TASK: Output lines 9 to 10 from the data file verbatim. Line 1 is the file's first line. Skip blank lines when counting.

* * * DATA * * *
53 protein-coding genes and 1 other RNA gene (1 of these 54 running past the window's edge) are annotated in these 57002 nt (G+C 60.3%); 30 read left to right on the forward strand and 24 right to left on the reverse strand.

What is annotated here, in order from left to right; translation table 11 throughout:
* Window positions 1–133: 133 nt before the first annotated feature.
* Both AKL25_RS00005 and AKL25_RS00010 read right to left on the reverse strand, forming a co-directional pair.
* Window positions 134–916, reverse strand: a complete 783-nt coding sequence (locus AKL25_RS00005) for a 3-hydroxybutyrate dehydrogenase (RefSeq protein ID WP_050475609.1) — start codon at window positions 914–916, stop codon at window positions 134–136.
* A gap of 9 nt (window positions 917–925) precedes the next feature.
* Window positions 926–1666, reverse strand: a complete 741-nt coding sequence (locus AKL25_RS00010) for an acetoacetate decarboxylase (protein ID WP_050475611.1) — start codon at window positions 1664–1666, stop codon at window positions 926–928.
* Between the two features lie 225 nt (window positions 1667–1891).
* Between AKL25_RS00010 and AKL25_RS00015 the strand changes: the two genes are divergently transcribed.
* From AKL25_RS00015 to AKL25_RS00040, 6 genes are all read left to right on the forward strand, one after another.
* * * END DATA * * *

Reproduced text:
* Between AKL25_RS00010 and AKL25_RS00015 the strand changes: the two genes are divergently transcribed.
* From AKL25_RS00015 to AKL25_RS00040, 6 genes are all read left to right on the forward strand, one after another.